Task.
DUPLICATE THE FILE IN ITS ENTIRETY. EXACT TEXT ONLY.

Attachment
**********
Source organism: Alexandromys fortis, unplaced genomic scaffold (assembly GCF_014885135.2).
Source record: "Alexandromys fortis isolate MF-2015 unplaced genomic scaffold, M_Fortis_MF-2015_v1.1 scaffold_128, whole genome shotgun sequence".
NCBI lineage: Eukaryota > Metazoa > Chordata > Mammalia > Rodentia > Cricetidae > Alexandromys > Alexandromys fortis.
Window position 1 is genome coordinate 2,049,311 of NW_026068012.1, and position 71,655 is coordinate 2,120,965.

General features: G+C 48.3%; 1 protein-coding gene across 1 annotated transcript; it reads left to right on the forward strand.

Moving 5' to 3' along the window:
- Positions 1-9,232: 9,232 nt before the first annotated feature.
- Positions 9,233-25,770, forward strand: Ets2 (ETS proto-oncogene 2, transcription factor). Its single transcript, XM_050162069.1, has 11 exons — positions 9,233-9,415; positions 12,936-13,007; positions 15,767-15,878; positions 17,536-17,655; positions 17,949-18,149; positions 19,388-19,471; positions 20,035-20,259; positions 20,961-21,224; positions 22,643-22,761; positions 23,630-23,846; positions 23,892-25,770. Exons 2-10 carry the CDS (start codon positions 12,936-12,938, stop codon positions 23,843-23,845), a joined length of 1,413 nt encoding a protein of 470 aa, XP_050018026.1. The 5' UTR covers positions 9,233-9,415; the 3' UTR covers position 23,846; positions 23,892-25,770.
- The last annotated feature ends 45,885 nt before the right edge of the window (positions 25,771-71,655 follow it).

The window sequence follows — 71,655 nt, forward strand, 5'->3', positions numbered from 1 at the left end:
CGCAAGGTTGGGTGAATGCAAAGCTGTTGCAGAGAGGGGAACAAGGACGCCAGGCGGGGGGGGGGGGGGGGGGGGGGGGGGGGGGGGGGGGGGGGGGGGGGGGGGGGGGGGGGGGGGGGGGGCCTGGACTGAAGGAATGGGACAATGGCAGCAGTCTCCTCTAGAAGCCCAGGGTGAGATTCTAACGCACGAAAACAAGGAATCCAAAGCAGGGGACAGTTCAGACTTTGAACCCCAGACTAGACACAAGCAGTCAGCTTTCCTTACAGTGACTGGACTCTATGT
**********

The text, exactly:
Source organism: Alexandromys fortis, unplaced genomic scaffold (assembly GCF_014885135.2).
Source record: "Alexandromys fortis isolate MF-2015 unplaced genomic scaffold, M_Fortis_MF-2015_v1.1 scaffold_128, whole genome shotgun sequence".
NCBI lineage: Eukaryota > Metazoa > Chordata > Mammalia > Rodentia > Cricetidae > Alexandromys > Alexandromys fortis.
Window position 1 is genome coordinate 2,049,311 of NW_026068012.1, and position 71,655 is coordinate 2,120,965.

General features: G+C 48.3%; 1 protein-coding gene across 1 annotated transcript; it reads left to right on the forward strand.

Moving 5' to 3' along the window:
- Positions 1-9,232: 9,232 nt before the first annotated feature.
- Positions 9,233-25,770, forward strand: Ets2 (ETS proto-oncogene 2, transcription factor). Its single transcript, XM_050162069.1, has 11 exons — positions 9,233-9,415; positions 12,936-13,007; positions 15,767-15,878; positions 17,536-17,655; positions 17,949-18,149; positions 19,388-19,471; positions 20,035-20,259; positions 20,961-21,224; positions 22,643-22,761; positions 23,630-23,846; positions 23,892-25,770. Exons 2-10 carry the CDS (start codon positions 12,936-12,938, stop codon positions 23,843-23,845), a joined length of 1,413 nt encoding a protein of 470 aa, XP_050018026.1. The 5' UTR covers positions 9,233-9,415; the 3' UTR covers position 23,846; positions 23,892-25,770.
- The last annotated feature ends 45,885 nt before the right edge of the window (positions 25,771-71,655 follow it).

The window sequence follows — 71,655 nt, forward strand, 5'->3', positions numbered from 1 at the left end:
CGCAAGGTTGGGTGAATGCAAAGCTGTTGCAGAGAGGGGAACAAGGACGCCAGGCGGGGGGGGGGGGGGGGGGGGGGGGGGGGGGGGGGGGGGGGGGGGGGGGGGGGGGGGGGGGGGGGGGGCCTGGACTGAAGGAATGGGACAATGGCAGCAGTCTCCTCTAGAAGCCCAGGGTGAGATTCTAACGCACGAAAACAAGGAATCCAAAGCAGGGGACAGTTCAGACTTTGAACCCCAGACTAGACACAAGCAGTCAGCTTTCCTTACAGTGACTGGACTCTATGT